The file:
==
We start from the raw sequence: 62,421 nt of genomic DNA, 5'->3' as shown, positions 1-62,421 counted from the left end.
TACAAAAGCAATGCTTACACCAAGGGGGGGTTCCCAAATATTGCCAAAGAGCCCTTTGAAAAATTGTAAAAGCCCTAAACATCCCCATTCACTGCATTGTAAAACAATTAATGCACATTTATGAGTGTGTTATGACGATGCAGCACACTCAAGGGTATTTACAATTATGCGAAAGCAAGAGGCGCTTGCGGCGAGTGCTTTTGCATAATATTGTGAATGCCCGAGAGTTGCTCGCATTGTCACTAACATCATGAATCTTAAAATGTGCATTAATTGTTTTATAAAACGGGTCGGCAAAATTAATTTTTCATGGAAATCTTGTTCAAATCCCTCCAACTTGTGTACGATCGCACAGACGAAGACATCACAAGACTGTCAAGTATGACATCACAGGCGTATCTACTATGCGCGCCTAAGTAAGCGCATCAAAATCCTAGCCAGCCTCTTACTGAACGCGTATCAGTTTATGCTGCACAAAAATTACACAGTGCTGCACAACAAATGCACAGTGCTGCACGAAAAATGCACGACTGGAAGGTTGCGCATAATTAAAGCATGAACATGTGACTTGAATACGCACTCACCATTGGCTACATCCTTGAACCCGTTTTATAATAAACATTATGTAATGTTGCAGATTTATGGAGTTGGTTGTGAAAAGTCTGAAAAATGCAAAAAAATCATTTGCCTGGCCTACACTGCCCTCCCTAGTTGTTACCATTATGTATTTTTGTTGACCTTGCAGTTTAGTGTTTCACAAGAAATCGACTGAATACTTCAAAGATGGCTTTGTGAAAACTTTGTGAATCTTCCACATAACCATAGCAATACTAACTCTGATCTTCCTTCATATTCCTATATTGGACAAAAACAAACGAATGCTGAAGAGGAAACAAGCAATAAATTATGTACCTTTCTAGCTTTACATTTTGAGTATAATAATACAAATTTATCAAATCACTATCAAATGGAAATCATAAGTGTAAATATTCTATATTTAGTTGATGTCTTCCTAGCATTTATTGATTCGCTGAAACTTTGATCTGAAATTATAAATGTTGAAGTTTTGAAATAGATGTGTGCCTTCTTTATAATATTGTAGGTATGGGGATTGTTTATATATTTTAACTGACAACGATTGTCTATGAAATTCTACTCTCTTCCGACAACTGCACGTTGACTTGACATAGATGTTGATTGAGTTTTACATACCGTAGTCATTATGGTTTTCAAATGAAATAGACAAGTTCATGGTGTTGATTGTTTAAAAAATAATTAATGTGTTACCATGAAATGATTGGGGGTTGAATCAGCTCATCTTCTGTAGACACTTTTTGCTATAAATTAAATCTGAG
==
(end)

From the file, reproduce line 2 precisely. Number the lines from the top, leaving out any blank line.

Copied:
TACAAAAGCAATGCTTACACCAAGGGGGGGTTCCCAAATATTGCCAAAGAGCCCTTTGAAAAATTGTAAAAGCCCTAAACATCCCCATTCACTGCATTGTAAAACAATTAATGCACATTTATGAGTGTGTTATGACGATGCAGCACACTCAAGGGTATTTACAATTATGCGAAAGCAAGAGGCGCTTGCGGCGAGTGCTTTTGCATAATATTGTGAATGCCCGAGAGTTGCTCGCATTGTCACTAACATCATGAATCTTAAAATGTGCATTAATTGTTTTATAAAACGGGTCGGCAAAATTAATTTTTCATGGAAATCTTGTTCAAATCCCTCCAACTTGTGTACGATCGCACAGACGAAGACATCACAAGACTGTCAAGTATGACATCACAGGCGTATCTACTATGCGCGCCTAAGTAAGCGCATCAAAATCCTAGCCAGCCTCTTACTGAACGCGTATCAGTTTATGCTGCACAAAAATTACACAGTGCTGCACAACAAATGCACAGTGCTGCACGAAAAATGCACGACTGGAAGGTTGCGCATAATTAAAGCATGAACATGTGACTTGAATACGCACTCACCATTGGCTACATCCTTGAACCCGTTTTATAATAAACATTATGTAATGTTGCAGATTTATGGAGTTGGTTGTGAAAAGTCTGAAAAATGCAAAAAAATCATTTGCCTGGCCTACACTGCCCTCCCTAGTTGTTACCATTATGTATTTTTGTTGACCTTGCAGTTTAGTGTTTCACAAGAAATCGACTGAATACTTCAAAGATGGCTTTGTGAAAACTTTGTGAATCTTCCACATAACCATAGCAATACTAACTCTGATCTTCCTTCATATTCCTATATTGGACAAAAACAAACGAATGCTGAAGAGGAAACAAGCAATAAATTATGTACCTTTCTAGCTTTACATTTTGAGTATAATAATACAAATTTATCAAATCACTATCAAATGGAAATCATAAGTGTAAATATTCTATATTTAGTTGATGTCTTCCTAGCATTTATTGATTCGCTGAAACTTTGATCTGAAATTATAAATGTTGAAGTTTTGAAATAGATGTGTGCCTTCTTTATAATATTGTAGGTATGGGGATTGTTTATATATTTTAACTGACAACGATTGTCTATGAAATTCTACTCTCTTCCGACAACTGCACGTTGACTTGACATAGATGTTGATTGAGTTTTACATACCGTAGTCATTATGGTTTTCAAATGAAATAGACAAGTTCATGGTGTTGATTGTTTAAAAAATAATTAATGTGTTACCATGAAATGATTGGGGGTTGAATCAGCTCATCTTCTGTAGACACTTTTTGCTATAAATTAAATCTGAG